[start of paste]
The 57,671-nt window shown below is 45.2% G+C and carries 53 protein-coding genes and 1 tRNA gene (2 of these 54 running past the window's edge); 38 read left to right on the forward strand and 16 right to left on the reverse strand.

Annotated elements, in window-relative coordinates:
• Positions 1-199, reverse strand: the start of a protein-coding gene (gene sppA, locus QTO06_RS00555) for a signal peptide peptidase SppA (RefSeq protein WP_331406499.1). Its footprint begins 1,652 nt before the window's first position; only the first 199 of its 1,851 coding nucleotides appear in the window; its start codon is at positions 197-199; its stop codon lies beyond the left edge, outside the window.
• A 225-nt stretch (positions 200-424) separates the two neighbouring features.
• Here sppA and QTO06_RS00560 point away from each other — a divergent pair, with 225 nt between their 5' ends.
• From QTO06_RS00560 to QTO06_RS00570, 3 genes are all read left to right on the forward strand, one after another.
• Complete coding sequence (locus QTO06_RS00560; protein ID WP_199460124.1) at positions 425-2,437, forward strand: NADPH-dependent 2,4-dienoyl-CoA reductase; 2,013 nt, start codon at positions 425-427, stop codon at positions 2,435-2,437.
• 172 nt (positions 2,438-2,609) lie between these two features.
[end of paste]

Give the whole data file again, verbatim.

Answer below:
The 57,671-nt window shown below is 45.2% G+C and carries 53 protein-coding genes and 1 tRNA gene (2 of these 54 running past the window's edge); 38 read left to right on the forward strand and 16 right to left on the reverse strand.

Annotated elements, in window-relative coordinates:
• Positions 1-199, reverse strand: the start of a protein-coding gene (gene sppA, locus QTO06_RS00555) for a signal peptide peptidase SppA (RefSeq protein WP_331406499.1). Its footprint begins 1,652 nt before the window's first position; only the first 199 of its 1,851 coding nucleotides appear in the window; its start codon is at positions 197-199; its stop codon lies beyond the left edge, outside the window.
• A 225-nt stretch (positions 200-424) separates the two neighbouring features.
• Here sppA and QTO06_RS00560 point away from each other — a divergent pair, with 225 nt between their 5' ends.
• From QTO06_RS00560 to QTO06_RS00570, 3 genes are all read left to right on the forward strand, one after another.
• Complete coding sequence (locus QTO06_RS00560; protein ID WP_199460124.1) at positions 425-2,437, forward strand: NADPH-dependent 2,4-dienoyl-CoA reductase; 2,013 nt, start codon at positions 425-427, stop codon at positions 2,435-2,437.
• 172 nt (positions 2,438-2,609) lie between these two features.